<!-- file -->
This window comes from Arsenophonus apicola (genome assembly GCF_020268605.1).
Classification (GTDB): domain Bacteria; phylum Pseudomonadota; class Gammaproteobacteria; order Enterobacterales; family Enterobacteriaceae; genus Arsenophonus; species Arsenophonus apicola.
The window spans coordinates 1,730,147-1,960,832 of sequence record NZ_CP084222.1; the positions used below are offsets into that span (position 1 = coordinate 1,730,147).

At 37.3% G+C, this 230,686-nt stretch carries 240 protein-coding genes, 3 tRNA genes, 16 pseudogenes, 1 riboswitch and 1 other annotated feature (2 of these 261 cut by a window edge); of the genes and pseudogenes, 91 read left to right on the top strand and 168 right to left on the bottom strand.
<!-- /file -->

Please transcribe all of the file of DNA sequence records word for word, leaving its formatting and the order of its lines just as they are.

This window comes from Arsenophonus apicola (genome assembly GCF_020268605.1).
Classification (GTDB): domain Bacteria; phylum Pseudomonadota; class Gammaproteobacteria; order Enterobacterales; family Enterobacteriaceae; genus Arsenophonus; species Arsenophonus apicola.
The window spans coordinates 1,730,147-1,960,832 of sequence record NZ_CP084222.1; the positions used below are offsets into that span (position 1 = coordinate 1,730,147).

At 37.3% G+C, this 230,686-nt stretch carries 240 protein-coding genes, 3 tRNA genes, 16 pseudogenes, 1 riboswitch and 1 other annotated feature (2 of these 261 cut by a window edge); of the genes and pseudogenes, 91 read left to right on the top strand and 168 right to left on the bottom strand.